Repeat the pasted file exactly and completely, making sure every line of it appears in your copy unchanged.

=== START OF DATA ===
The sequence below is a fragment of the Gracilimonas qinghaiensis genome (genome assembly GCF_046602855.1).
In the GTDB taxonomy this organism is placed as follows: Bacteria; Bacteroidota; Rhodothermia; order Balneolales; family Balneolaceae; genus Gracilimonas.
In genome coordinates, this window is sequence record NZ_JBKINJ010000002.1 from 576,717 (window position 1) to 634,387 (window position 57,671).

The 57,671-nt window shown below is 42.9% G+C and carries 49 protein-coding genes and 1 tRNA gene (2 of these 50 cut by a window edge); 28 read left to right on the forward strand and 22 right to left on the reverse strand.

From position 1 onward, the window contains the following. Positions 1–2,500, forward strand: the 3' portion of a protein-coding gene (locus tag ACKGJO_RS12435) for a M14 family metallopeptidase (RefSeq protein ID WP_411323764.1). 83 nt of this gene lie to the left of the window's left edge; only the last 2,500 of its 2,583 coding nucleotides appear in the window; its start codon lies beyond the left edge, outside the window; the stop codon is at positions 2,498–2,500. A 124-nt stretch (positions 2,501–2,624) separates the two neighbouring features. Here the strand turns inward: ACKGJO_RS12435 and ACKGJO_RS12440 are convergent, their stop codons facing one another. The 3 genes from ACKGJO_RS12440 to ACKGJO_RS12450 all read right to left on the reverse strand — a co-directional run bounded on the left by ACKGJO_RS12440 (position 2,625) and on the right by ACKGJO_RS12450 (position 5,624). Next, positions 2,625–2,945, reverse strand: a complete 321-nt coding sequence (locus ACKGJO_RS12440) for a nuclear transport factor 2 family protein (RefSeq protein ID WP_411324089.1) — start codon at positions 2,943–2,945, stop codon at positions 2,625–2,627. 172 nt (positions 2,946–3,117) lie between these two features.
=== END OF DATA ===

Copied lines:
The sequence below is a fragment of the Gracilimonas qinghaiensis genome (genome assembly GCF_046602855.1).
In the GTDB taxonomy this organism is placed as follows: Bacteria; Bacteroidota; Rhodothermia; order Balneolales; family Balneolaceae; genus Gracilimonas.
In genome coordinates, this window is sequence record NZ_JBKINJ010000002.1 from 576,717 (window position 1) to 634,387 (window position 57,671).

The 57,671-nt window shown below is 42.9% G+C and carries 49 protein-coding genes and 1 tRNA gene (2 of these 50 cut by a window edge); 28 read left to right on the forward strand and 22 right to left on the reverse strand.

From position 1 onward, the window contains the following. Positions 1–2,500, forward strand: the 3' portion of a protein-coding gene (locus tag ACKGJO_RS12435) for a M14 family metallopeptidase (RefSeq protein ID WP_411323764.1). 83 nt of this gene lie to the left of the window's left edge; only the last 2,500 of its 2,583 coding nucleotides appear in the window; its start codon lies beyond the left edge, outside the window; the stop codon is at positions 2,498–2,500. A 124-nt stretch (positions 2,501–2,624) separates the two neighbouring features. Here the strand turns inward: ACKGJO_RS12435 and ACKGJO_RS12440 are convergent, their stop codons facing one another. The 3 genes from ACKGJO_RS12440 to ACKGJO_RS12450 all read right to left on the reverse strand — a co-directional run bounded on the left by ACKGJO_RS12440 (position 2,625) and on the right by ACKGJO_RS12450 (position 5,624). Next, positions 2,625–2,945, reverse strand: a complete 321-nt coding sequence (locus ACKGJO_RS12440) for a nuclear transport factor 2 family protein (RefSeq protein ID WP_411324089.1) — start codon at positions 2,943–2,945, stop codon at positions 2,625–2,627. 172 nt (positions 2,946–3,117) lie between these two features.